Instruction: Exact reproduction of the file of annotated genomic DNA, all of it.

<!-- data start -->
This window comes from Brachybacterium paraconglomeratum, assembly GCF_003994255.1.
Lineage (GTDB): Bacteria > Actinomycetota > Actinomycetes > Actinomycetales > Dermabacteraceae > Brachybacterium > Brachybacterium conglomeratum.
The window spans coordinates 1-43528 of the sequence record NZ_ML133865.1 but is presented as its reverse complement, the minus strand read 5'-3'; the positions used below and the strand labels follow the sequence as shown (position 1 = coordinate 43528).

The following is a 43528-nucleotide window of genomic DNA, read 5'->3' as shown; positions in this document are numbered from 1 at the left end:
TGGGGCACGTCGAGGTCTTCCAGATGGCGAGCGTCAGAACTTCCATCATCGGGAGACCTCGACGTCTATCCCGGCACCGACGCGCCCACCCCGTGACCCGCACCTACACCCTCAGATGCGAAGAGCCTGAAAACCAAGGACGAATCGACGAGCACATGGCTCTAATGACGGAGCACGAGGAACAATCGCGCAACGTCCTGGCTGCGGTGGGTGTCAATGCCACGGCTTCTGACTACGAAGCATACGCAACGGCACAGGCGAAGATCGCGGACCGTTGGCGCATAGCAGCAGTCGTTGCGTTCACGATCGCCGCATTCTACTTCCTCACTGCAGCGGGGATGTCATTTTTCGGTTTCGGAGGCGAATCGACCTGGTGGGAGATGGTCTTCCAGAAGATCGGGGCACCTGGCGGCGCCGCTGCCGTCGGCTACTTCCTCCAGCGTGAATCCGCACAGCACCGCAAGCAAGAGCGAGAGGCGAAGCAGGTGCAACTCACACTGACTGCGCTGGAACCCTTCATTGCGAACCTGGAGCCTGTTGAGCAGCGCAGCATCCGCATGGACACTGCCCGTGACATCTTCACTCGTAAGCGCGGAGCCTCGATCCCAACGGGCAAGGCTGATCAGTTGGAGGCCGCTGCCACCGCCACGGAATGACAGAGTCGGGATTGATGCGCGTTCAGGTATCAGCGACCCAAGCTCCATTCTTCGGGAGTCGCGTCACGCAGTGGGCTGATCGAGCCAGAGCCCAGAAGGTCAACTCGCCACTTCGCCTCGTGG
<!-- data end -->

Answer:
This window comes from Brachybacterium paraconglomeratum, assembly GCF_003994255.1.
Lineage (GTDB): Bacteria > Actinomycetota > Actinomycetes > Actinomycetales > Dermabacteraceae > Brachybacterium > Brachybacterium conglomeratum.
The window spans coordinates 1-43528 of the sequence record NZ_ML133865.1 but is presented as its reverse complement, the minus strand read 5'-3'; the positions used below and the strand labels follow the sequence as shown (position 1 = coordinate 43528).

The following is a 43528-nucleotide window of genomic DNA, read 5'->3' as shown; positions in this document are numbered from 1 at the left end:
TGGGGCACGTCGAGGTCTTCCAGATGGCGAGCGTCAGAACTTCCATCATCGGGAGACCTCGACGTCTATCCCGGCACCGACGCGCCCACCCCGTGACCCGCACCTACACCCTCAGATGCGAAGAGCCTGAAAACCAAGGACGAATCGACGAGCACATGGCTCTAATGACGGAGCACGAGGAACAATCGCGCAACGTCCTGGCTGCGGTGGGTGTCAATGCCACGGCTTCTGACTACGAAGCATACGCAACGGCACAGGCGAAGATCGCGGACCGTTGGCGCATAGCAGCAGTCGTTGCGTTCACGATCGCCGCATTCTACTTCCTCACTGCAGCGGGGATGTCATTTTTCGGTTTCGGAGGCGAATCGACCTGGTGGGAGATGGTCTTCCAGAAGATCGGGGCACCTGGCGGCGCCGCTGCCGTCGGCTACTTCCTCCAGCGTGAATCCGCACAGCACCGCAAGCAAGAGCGAGAGGCGAAGCAGGTGCAACTCACACTGACTGCGCTGGAACCCTTCATTGCGAACCTGGAGCCTGTTGAGCAGCGCAGCATCCGCATGGACACTGCCCGTGACATCTTCACTCGTAAGCGCGGAGCCTCGATCCCAACGGGCAAGGCTGATCAGTTGGAGGCCGCTGCCACCGCCACGGAATGACAGAGTCGGGATTGATGCGCGTTCAGGTATCAGCGACCCAAGCTCCATTCTTCGGGAGTCGCGTCACGCAGTGGGCTGATCGAGCCAGAGCCCAGAAGGTCAACTCGCCACTTCGCCTCGTGG